Thank you. Mr. Secretary-General, Mr. President of the General Assembly, Your Excellency Mr. Ehud Barak, Professor Weitzman, Holocaust Survivors and Families, it is a privilege to be with you today on behalf of the United States.
I am especially honored to be here with many Holocaust survivors. It is more important than ever that we hear their testimony.
It is fitting that we are gathered at this institution, founded in a world devastated by conflict, whose founding values and Universal Declaration of Human Rights pledge to stand against the cruelty that led to the Shoah.
We have a particular responsibility to remember the United Nations’ founding commitments.
In this Hall, we are all responsible for ensuring that the horrors of the Holocaust are remembered and that its lessons are passed from generation to generation. And we are all responsible for acting upon them.
My own country has placed the U.S. Holocaust Memorial Museum near our National Mall, building an institution dedicated to memory and action near the great gathering place that honors Lincoln and houses our Bill of Rights. President Obama has spoken at Buchenwald about our responsibility, quote, to “ensure that ‘never again’ isn’t an empty slogan, or merely an aspiration, but also a call to action.”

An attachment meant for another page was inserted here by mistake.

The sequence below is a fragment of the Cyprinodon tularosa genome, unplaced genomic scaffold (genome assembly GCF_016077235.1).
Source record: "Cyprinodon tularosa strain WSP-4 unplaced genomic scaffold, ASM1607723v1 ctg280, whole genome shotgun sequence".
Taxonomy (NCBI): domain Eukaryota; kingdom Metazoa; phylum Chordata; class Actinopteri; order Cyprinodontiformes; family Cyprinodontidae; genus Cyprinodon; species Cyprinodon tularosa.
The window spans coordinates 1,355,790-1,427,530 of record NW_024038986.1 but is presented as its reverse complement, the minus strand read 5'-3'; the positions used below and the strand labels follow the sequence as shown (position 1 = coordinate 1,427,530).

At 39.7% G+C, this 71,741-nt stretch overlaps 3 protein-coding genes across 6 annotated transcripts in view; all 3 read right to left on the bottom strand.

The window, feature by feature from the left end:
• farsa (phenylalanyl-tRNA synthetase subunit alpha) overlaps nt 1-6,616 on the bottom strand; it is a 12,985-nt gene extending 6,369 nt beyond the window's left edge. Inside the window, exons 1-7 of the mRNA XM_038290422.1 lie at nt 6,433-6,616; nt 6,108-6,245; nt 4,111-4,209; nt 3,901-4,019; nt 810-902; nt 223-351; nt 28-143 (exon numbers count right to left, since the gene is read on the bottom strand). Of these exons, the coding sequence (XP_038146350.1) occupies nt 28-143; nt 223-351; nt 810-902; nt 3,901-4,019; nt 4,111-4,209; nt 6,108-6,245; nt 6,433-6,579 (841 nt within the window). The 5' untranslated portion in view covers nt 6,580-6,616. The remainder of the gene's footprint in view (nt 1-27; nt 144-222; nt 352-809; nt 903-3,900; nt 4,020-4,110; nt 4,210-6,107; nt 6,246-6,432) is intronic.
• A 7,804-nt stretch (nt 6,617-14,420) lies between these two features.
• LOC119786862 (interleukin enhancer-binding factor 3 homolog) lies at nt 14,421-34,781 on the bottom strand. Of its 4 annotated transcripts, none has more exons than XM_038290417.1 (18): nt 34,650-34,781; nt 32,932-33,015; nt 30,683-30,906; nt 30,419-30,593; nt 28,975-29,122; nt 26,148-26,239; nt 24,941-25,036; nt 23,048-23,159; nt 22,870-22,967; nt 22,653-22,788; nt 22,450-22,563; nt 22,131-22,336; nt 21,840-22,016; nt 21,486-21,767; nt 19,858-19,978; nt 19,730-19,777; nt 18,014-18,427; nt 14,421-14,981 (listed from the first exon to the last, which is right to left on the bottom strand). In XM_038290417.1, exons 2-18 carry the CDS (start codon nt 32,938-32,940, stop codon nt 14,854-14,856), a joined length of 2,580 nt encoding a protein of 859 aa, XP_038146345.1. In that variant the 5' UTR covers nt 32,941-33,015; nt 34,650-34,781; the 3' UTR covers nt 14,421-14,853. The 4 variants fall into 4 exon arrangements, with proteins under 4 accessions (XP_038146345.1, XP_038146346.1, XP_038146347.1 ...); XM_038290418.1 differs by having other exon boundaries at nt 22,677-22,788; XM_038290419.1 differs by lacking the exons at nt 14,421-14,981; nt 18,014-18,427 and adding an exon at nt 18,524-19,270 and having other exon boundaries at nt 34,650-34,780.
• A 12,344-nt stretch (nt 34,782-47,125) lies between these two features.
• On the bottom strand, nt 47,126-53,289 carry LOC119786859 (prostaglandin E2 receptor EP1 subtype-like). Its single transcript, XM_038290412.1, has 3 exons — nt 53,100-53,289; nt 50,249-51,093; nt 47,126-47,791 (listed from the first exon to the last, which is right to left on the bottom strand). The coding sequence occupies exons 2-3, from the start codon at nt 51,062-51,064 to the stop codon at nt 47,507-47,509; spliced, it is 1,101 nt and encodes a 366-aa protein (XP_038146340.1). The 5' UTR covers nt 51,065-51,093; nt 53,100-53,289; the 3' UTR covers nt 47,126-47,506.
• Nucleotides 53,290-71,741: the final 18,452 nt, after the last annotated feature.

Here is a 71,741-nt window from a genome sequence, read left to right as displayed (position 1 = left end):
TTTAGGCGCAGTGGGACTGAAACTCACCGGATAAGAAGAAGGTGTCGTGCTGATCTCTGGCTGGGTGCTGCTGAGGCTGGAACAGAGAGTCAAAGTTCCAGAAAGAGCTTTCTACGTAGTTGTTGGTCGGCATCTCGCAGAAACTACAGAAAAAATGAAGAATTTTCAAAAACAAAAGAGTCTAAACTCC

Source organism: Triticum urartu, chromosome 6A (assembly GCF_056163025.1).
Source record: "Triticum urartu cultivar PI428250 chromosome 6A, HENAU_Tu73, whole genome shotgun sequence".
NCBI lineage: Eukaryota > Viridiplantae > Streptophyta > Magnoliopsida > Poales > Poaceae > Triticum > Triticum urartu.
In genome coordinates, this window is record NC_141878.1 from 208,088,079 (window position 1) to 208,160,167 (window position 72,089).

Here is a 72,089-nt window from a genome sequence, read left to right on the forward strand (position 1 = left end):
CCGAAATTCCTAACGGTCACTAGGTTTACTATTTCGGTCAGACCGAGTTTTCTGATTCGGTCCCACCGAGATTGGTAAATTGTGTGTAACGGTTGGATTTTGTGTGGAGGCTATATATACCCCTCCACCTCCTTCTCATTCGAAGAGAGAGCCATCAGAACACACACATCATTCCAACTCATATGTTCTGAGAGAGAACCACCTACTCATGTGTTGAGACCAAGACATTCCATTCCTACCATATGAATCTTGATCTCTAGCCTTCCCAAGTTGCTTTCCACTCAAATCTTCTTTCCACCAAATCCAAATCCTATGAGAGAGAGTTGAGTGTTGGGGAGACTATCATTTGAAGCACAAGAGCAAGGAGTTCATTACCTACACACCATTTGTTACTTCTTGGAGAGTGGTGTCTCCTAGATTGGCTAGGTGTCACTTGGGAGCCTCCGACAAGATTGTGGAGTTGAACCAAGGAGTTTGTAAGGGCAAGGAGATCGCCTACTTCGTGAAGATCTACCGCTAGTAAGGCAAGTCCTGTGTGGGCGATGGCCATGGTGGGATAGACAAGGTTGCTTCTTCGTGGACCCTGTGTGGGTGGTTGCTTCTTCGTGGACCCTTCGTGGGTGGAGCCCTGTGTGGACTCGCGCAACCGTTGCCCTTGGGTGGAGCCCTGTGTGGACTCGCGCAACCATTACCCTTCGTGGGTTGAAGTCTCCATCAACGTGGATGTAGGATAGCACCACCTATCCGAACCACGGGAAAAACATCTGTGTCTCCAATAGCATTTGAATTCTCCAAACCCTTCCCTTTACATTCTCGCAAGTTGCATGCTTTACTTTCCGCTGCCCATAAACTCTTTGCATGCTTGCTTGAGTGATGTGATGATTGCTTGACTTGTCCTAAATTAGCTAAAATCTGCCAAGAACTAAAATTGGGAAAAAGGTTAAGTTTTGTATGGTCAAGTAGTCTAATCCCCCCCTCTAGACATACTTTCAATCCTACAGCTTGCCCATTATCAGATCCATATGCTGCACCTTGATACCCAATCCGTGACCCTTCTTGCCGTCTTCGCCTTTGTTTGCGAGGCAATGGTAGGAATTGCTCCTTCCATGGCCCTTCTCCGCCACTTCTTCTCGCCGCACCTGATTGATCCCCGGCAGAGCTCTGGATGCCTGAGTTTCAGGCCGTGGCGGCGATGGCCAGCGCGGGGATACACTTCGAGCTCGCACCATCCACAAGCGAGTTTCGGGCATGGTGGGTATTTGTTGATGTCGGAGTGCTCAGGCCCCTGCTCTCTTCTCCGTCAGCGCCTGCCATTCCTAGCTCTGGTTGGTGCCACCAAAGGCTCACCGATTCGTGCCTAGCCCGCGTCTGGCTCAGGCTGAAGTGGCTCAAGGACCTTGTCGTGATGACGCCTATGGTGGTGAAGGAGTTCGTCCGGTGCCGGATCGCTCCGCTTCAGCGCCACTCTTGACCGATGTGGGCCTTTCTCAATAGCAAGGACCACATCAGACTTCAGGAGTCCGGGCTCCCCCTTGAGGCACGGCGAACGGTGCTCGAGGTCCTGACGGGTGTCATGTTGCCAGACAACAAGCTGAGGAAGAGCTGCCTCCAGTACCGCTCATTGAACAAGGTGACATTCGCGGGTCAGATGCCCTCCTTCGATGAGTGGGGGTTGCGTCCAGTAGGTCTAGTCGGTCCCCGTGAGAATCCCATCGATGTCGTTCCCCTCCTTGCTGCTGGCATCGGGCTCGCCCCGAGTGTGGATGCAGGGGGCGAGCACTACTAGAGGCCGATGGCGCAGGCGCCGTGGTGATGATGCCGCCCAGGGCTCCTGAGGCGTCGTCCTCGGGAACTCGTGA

Today, we remember the sorrows of the past. And today, we are called to ensure that they never happen again.
We remember men who were dragged from their homes, walled into ghettoes, starved and beaten, and killed by firing squads and in factories of death.
We remember children who were murdered for no other reason than having been born Jewish.
And we remember women marked out for death who showed extraordinary courage and compassion during history’s cruelest hours.
We remember Hannah Szenes, a 23-year-old Hungarian poet, trained by the British Army as a parachuter. When she was captured by the Nazis, she refused a blindfold and stared at her executioners.
We remember Gisi Fleischmann of Slovakia, who bribed corrupt officials to save Jewish lives, refusing numerous opportunities to escape. She was murdered at Auschwitz in 1944.
We remember Marianne Cohn, a young French woman who smuggled Jewish children to Switzerland. She was seized by a Nazi patrol with a group of 28 children in her care.
She later had a chance to escape from prison but refused to abandon the children. She was murdered at the age of 20.
We remember those whose names we will never know. And we remember the bitter fates of these innocents, so we may always challenge ourselves to act. We must stand up to the demagogues, the preachers of division, and those who deny the plain facts of history.
Together, let us join the imperative of memory with the courage and compassion to act.
Together, let us remember all who suffered and perished in the Shoah.
Together, let us never forget.
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